Jersey City, N.J. Scratch Tiger Woods from the candidates to be the next corporate spokesman for Liberty National Golf Club. At the very end of the week, he was asked one more time what he thought about the place as a future site for PGA Tour events. And one last time, he grinned a bit and deliberately said nothing, speaking volumes.
Who could blame him? It was silly, holding a big playoff event on a cramped, contrived layout. The main reason they held The Barclays here was that it had great views of the Manhattan skyline and the Statue of Liberty.
What does it say about a course if its best features are about a mile away, and most of them are in another state?
Still, the irony is that Woods, the unspoken outspoken critic of Liberty National, was the person responsible for making the tournament there so great.
It really was fabulous. Woods saved the week for the sponsor, the tour, CBS, course designer Tom Kite and anyone else associated with bringing the storied former Westchester Classic to the far side of the Hudson.
As much as the organizers had been salivating over the backdrop for TV, it was Woods who made people tune in and stay with it. He recovered from his desultory start and overcame whatever ambivalence he might have had about being here.
He made it a drama right to the last hole, when he missed a seven-foot putt that would have put him in a tie for the lead and possibly could have rattled Heath Slocum, who was behind him and saved par to finish one stroke better, at 9 under par.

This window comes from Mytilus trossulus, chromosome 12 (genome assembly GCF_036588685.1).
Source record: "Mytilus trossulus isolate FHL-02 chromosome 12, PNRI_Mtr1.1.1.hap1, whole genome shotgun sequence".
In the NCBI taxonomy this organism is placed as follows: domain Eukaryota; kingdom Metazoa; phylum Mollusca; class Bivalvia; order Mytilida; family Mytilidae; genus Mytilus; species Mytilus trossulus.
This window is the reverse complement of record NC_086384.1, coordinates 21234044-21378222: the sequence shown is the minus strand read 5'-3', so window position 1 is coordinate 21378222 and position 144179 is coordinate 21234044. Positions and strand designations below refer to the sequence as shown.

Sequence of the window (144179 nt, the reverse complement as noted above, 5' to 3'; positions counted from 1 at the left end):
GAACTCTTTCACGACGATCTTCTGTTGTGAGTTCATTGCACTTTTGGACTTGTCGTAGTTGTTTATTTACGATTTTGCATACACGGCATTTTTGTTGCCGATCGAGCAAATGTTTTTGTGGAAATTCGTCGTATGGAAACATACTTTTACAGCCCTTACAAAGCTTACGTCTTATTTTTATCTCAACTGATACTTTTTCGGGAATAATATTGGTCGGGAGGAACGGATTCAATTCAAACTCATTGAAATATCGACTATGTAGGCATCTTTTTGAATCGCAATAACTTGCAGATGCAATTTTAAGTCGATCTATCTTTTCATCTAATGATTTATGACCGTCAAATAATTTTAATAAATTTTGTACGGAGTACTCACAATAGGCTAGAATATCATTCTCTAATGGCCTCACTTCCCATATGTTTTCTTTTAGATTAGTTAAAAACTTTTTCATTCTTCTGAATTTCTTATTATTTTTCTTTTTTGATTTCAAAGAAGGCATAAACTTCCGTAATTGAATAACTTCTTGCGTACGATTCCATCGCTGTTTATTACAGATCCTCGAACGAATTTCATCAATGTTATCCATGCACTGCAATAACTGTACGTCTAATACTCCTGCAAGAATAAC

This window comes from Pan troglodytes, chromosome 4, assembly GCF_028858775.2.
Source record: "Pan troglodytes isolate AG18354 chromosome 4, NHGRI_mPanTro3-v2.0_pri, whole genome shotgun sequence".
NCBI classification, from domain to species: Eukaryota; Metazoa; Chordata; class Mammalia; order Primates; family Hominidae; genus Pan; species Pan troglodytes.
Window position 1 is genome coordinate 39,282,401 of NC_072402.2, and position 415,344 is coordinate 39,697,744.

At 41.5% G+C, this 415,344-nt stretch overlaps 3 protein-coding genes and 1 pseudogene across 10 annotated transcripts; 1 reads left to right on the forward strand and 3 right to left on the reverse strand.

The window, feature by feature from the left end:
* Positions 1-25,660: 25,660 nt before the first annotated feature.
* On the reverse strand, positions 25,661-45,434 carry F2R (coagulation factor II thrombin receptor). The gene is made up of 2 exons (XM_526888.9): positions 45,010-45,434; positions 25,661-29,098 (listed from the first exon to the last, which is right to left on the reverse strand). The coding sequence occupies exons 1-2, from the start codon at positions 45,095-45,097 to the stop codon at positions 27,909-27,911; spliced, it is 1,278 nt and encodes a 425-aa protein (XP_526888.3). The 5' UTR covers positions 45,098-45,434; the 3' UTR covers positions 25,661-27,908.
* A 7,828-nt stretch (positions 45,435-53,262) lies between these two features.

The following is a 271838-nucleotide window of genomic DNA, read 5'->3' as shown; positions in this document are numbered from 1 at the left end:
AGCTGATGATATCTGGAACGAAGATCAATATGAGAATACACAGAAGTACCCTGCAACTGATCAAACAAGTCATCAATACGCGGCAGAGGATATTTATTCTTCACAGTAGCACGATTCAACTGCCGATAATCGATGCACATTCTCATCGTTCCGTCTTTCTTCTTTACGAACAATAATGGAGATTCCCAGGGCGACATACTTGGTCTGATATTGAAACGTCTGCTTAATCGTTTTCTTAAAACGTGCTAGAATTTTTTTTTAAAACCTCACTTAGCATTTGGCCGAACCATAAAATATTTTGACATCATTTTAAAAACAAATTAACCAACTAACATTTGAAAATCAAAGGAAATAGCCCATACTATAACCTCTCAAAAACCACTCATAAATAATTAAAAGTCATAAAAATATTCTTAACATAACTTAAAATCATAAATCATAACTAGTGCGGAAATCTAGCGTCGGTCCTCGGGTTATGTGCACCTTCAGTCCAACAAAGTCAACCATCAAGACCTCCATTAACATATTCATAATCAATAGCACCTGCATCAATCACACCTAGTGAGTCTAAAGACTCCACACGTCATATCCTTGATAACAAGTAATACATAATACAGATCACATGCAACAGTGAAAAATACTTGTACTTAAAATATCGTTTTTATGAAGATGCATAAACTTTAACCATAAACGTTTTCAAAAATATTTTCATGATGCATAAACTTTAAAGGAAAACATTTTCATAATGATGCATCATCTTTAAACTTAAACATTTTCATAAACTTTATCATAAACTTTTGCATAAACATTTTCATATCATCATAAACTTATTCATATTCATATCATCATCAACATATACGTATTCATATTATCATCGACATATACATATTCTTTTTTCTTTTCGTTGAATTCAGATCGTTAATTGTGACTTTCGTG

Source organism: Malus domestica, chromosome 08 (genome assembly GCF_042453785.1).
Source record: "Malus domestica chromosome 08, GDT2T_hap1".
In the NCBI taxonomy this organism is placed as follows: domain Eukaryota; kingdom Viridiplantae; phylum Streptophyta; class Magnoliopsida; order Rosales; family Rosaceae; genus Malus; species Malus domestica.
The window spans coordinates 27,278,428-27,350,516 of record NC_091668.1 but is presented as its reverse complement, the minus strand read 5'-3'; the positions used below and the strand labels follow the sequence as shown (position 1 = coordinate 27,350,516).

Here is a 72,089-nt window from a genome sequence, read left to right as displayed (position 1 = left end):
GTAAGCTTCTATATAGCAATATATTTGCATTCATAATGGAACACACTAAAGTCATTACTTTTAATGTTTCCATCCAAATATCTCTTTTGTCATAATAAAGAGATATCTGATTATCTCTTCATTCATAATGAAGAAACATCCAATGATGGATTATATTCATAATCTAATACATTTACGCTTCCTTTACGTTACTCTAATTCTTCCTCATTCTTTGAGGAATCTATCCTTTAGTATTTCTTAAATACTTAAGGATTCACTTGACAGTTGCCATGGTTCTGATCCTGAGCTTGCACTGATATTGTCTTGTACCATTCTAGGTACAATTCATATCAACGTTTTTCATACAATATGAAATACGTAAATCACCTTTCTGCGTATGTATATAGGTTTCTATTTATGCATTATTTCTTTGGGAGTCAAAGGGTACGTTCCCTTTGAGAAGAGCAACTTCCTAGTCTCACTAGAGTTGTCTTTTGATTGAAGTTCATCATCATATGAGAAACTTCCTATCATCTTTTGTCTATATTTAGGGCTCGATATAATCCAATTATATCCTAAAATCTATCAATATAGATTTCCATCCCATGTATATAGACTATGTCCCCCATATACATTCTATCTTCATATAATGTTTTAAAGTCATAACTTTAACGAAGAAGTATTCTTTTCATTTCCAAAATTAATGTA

Woods and caddie Steve Williams thought it would go right and instead it broke left. They were off by the width of the cup. “It happens,” Woods said. “It happens a lot out here. Not too many golf courses that you misread putts that badly.”
Really, though, he has no one to blame but himself for a tournament being held at the brand-new course. Woods had made no secret that he didn’t care for the tournament’s longtime home, Westchester Country Club, either. He stopped playing there in 2003. He didn’t even show up for the first-ever playoff in 2007.
Say what you will about the Westchester membership not wanting to commit to an August date, but the betting here is that had Woods won there and embraced it, the course still would be hosting.
Instead, we have the Tour speaking of “moving it around.” It has chosen such diverse geographical points as Paramus, N.J., Edison, N.J., and Jersey City, and reportedly is considering West Orange. All this for a tournament that Barclays president Bob Diamond extolled this week for its “New Yorkness.”
It’s time they consider moving it back to New York, at least occasionally, and more than the one more year for which The Barclays is contractually obligated at Westchester. How about Meadow Brook, Piping Rock, Glen Oaks, Bethpage Red?
Diamond seems to have ruled out Long Island. “Bethpage Black is tough to get to. Shinnecock is tough to get to if you’re a Manhattan person,” he said.
I might be wrong, but I seem to recall that a few people managed to make it out to those courses for U.S. Opens. And if others had trouble getting in, it was because tickets were sold out.
Anyway, we saw Sunday that no matter where they hold this event, they had better make sure that Woods is there.